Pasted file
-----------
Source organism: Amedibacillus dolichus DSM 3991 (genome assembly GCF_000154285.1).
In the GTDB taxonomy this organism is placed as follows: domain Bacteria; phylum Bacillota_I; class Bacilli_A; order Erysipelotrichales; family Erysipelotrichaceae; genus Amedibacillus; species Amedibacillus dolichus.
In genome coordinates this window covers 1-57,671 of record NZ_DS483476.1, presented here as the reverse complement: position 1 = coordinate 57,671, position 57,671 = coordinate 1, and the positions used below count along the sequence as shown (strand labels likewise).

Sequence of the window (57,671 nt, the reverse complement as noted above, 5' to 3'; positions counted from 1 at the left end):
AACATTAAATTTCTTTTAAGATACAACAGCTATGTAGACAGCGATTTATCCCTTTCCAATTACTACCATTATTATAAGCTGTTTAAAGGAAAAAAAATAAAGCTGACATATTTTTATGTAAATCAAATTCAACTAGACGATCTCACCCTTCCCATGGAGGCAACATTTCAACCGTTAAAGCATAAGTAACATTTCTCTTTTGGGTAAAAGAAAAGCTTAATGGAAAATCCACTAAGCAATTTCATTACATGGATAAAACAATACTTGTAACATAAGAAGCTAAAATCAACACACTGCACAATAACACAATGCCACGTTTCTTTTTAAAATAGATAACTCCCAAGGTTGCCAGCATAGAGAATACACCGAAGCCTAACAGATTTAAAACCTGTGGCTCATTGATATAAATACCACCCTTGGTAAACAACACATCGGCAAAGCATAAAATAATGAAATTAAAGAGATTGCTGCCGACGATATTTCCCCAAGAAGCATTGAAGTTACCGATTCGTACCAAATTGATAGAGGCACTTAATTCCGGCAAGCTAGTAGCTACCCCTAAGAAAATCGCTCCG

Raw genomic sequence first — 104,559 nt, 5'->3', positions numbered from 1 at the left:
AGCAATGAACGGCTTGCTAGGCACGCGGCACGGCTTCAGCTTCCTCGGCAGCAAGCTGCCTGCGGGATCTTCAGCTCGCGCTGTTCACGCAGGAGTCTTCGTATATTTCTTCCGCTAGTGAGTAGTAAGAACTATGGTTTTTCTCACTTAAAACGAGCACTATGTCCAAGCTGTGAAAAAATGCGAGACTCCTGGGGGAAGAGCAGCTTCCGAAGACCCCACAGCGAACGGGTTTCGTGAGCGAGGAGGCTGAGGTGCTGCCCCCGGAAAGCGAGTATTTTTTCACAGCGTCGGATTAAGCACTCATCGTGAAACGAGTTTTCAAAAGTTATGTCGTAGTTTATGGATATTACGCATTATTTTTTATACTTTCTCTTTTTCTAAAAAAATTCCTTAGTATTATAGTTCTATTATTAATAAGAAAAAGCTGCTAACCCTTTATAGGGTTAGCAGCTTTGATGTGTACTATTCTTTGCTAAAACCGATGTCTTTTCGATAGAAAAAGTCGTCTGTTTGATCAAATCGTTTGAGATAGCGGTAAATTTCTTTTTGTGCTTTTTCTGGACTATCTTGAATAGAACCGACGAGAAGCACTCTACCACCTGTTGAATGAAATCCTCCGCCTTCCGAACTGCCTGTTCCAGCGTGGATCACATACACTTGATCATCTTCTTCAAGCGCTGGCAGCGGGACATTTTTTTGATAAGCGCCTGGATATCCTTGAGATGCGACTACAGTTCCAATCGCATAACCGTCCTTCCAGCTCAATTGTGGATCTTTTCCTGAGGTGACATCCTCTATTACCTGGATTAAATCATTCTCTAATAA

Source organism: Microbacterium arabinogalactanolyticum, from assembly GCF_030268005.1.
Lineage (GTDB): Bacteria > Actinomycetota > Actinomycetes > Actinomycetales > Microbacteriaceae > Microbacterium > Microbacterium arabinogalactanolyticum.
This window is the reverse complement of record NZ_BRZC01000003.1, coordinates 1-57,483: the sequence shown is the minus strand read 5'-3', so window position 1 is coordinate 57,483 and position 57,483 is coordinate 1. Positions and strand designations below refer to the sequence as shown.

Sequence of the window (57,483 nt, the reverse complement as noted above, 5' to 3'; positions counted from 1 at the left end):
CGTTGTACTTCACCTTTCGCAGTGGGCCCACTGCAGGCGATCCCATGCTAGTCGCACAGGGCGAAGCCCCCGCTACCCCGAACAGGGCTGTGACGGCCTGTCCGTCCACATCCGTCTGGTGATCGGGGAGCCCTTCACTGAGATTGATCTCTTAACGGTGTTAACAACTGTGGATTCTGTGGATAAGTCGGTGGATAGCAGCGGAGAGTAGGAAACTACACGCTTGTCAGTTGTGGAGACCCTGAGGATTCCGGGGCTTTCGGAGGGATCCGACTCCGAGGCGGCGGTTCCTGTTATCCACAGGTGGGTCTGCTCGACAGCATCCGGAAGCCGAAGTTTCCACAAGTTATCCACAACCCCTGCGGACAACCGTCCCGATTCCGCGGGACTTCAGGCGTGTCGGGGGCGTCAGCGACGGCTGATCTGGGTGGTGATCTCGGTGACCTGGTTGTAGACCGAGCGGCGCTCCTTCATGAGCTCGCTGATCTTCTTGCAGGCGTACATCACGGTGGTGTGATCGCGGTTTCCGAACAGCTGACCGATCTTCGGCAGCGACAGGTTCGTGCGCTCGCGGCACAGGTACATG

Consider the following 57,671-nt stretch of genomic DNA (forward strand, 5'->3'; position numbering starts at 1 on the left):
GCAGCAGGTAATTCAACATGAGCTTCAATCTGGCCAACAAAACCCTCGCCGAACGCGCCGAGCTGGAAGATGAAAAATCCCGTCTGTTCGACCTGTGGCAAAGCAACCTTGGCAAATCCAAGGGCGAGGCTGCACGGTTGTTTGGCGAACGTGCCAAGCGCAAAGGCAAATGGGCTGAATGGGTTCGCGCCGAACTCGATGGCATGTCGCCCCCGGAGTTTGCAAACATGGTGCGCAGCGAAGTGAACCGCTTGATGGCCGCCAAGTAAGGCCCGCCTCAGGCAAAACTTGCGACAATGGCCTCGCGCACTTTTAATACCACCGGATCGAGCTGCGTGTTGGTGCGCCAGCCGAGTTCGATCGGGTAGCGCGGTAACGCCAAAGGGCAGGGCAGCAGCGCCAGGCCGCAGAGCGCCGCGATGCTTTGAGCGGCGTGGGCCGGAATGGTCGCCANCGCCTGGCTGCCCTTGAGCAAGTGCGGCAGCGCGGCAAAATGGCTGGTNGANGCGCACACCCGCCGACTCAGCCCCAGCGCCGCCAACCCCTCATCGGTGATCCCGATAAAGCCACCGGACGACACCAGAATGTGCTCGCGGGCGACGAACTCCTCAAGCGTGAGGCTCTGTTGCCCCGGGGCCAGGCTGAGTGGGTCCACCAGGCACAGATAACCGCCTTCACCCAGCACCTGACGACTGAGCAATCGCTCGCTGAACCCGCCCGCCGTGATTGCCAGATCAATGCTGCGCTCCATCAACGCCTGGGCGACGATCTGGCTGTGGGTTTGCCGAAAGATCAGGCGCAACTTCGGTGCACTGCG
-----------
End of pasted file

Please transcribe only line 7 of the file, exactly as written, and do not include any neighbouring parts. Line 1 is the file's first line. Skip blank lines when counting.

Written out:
AGCAATGAACGGCTTGCTAGGCACGCGGCACGGCTTCAGCTTCCTCGGCAGCAAGCTGCCTGCGGGATCTTCAGCTCGCGCTGTTCACGCAGGAGTCTTCGTATATTTCTTCCGCTAGTGAGTAGTAAGAACTATGGTTTTTCTCACTTAAAACGAGCACTATGTCCAAGCTGTGAAAAAATGCGAGACTCCTGGGGGAAGAGCAGCTTCCGAAGACCCCACAGCGAACGGGTTTCGTGAGCGAGGAGGCTGAGGTGCTGCCCCCGGAAAGCGAGTATTTTTTCACAGCGTCGGATTAAGCACTCATCGTGAAACGAGTTTTCAAAAGTTATGTCGTAGTTTATGGATATTACGCATTATTTTTTATACTTTCTCTTTTTCTAAAAAAATTCCTTAGTATTATAGTTCTATTATTAATAAGAAAAAGCTGCTAACCCTTTATAGGGTTAGCAGCTTTGATGTGTACTATTCTTTGCTAAAACCGATGTCTTTTCGATAGAAAAAGTCGTCTGTTTGATCAAATCGTTTGAGATAGCGGTAAATTTCTTTTTGTGCTTTTTCTGGACTATCTTGAATAGAACCGACGAGAAGCACTCTACCACCTGTTGAATGAAATCCTCCGCCTTCCGAACTGCCTGTTCCAGCGTGGATCACATACACTTGATCATCTTCTTCAAGCGCTGGCAGCGGGACATTTTTTTGATAAGCGCCTGGATATCCTTGAGATGCGACTACAGTTCCAATCGCATAACCGTCCTTCCAGCTCAATTGTGGATCTTTTCCTGAGGTGACATCCTCTATTACCTGGATTAAATCATTCTCTAATAA